"The U.S. Food and Drug Administration today approved Cyramza (ramucirumab) to treat patients with advanced stomach cancer or gastroesophageal junction adenocarcinoma, a form of cancer located in the region where the esophagus joins the stomach./"...
Fifty-four percent (54%) of patients treated with GLIADEL Wafers for recurrent glioma in Study 2 experienced new or worsened seizures within the first five post-operative days [see ADVERSE REACTIONS]. The median time to onset of the first new or worsened post-operative seizure was 4 days. Optimize anti-seizure therapy prior to surgery. Monitor patients for seizures postoperatively.
Brain edema occurred in 23% of patients with newly diagnosed glioma treated with GLIADEL Wafers in Study 1. Additionally, one GLIADEL-treated patient experienced intracerebral mass effect unresponsive to corticosteroids which led to brain herniation (see ADVERSE REACTIONS). Monitor patients closely for intracranial hypertension related to brain edema, inflammation, or necrosis of the brain tissue surrounding the resection. In refractory cases, consider re-operation and removal of GLIADEL Wafers or Wafer remnants.
Impaired Neurosurgical Wound Healing
Impaired neurosurgical wound healing including wound dehiscence, delayed wound healing, and subdural, subgleal, or wound effusions occur with GLIADEL Wafer treatment. In Study 1, 16% of GLIADEL Wafer-treated patients with newly diagnosed glioma experienced impaired intracranial wound healing and 5% had cerebrospinal fluid leaks. In Study 2, 14% of GLIADEL Wafer-treated patients with recurrent glioma experienced wound healing abnormalities [see ADVERSE REACTIONS]. Monitor patients post-operatively for impaired neurosurgical wound healing.
Meningitis occurred in 4% of patients with recurrent glioma receiving GLIADEL Wafers in Study 2. Two cases of meningitis were bacterial; one patient required removal of the Wafers four days after implantation; the other developed meningitis following reoperation for recurrent tumor. One case was diagnosed as chemical meningitis and resolved following steroid treatment.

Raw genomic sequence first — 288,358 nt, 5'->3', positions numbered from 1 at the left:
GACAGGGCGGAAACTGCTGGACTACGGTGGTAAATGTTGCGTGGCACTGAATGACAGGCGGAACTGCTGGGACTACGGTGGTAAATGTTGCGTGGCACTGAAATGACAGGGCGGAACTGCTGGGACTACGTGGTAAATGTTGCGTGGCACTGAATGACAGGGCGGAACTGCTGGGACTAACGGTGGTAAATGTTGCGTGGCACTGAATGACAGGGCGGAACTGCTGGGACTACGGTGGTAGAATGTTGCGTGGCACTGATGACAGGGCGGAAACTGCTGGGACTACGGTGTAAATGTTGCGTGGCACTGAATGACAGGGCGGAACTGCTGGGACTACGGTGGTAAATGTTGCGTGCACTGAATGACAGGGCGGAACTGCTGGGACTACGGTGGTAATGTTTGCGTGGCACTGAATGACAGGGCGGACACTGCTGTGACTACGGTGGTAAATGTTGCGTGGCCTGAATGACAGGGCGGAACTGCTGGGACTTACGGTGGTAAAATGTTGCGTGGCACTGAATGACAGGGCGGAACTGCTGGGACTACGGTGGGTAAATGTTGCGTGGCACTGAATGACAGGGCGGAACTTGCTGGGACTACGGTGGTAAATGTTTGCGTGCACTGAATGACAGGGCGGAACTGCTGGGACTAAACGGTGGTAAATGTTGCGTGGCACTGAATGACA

In one case the cause was unspecified, but meningitis resolved following antibiotic treatment. Monitor postoperatively for signs of meningitis and central nervous system infection.
GLIADEL Wafer migration can occur. To reduce the risk of obstructive hydrocephalus due to wafer migration into the ventricular system, close any communication larger than the diameter of a Wafer between the surgical resection cavity and the ventricular system prior to Wafer implantation. Monitor patients for signs of obstructive hydrocephalus.
GLIADEL Wafers can cause fetal harm when administered to a pregnant woman. Carmustine, the active component of GLIADEL Wafer, is embryotoxic and teratogenic in rats at exposures less than the exposure at the recommended human dose on a mg/m² basis and embryotoxic in rabbits at exposures similar to the exposure at the recommended human dose on a mg/m² basis. Advise females of reproductive potential to avoid pregnancy after implantation of GLIADEL Wafers. If the patient becomes pregnant after GLIADEL Wafer implantation, warn the patient about the potential hazard to the fetus [see Use In Specific Populations].
Carcinogenesis, Mutagenesis, Impairment of Fertility